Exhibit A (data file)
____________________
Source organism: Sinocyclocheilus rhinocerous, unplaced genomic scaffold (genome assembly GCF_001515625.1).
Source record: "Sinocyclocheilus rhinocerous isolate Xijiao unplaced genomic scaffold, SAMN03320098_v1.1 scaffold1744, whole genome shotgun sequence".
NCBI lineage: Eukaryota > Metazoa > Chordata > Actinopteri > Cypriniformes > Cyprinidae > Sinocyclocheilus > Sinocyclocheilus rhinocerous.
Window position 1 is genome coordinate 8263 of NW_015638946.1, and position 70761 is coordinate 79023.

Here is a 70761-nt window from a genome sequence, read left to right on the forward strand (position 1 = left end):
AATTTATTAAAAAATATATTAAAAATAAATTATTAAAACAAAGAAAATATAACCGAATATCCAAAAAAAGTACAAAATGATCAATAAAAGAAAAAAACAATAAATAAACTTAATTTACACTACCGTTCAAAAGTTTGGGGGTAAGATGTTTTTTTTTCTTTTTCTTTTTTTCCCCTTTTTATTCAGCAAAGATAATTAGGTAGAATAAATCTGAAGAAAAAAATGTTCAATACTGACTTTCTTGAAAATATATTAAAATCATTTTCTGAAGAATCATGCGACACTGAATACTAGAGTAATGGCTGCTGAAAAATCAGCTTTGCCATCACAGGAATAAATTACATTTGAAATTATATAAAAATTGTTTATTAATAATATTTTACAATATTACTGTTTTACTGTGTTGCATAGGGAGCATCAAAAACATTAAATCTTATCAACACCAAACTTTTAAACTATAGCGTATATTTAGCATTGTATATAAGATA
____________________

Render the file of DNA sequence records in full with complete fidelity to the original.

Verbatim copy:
Source organism: Sinocyclocheilus rhinocerous, unplaced genomic scaffold (genome assembly GCF_001515625.1).
Source record: "Sinocyclocheilus rhinocerous isolate Xijiao unplaced genomic scaffold, SAMN03320098_v1.1 scaffold1744, whole genome shotgun sequence".
NCBI lineage: Eukaryota > Metazoa > Chordata > Actinopteri > Cypriniformes > Cyprinidae > Sinocyclocheilus > Sinocyclocheilus rhinocerous.
Window position 1 is genome coordinate 8263 of NW_015638946.1, and position 70761 is coordinate 79023.

Here is a 70761-nt window from a genome sequence, read left to right on the forward strand (position 1 = left end):
AATTTATTAAAAAATATATTAAAAATAAATTATTAAAACAAAGAAAATATAACCGAATATCCAAAAAAAGTACAAAATGATCAATAAAAGAAAAAAACAATAAATAAACTTAATTTACACTACCGTTCAAAAGTTTGGGGGTAAGATGTTTTTTTTTCTTTTTCTTTTTTTCCCCTTTTTATTCAGCAAAGATAATTAGGTAGAATAAATCTGAAGAAAAAAATGTTCAATACTGACTTTCTTGAAAATATATTAAAATCATTTTCTGAAGAATCATGCGACACTGAATACTAGAGTAATGGCTGCTGAAAAATCAGCTTTGCCATCACAGGAATAAATTACATTTGAAATTATATAAAAATTGTTTATTAATAATATTTTACAATATTACTGTTTTACTGTGTTGCATAGGGAGCATCAAAAACATTAAATCTTATCAACACCAAACTTTTAAACTATAGCGTATATTTAGCATTGTATATAAGATA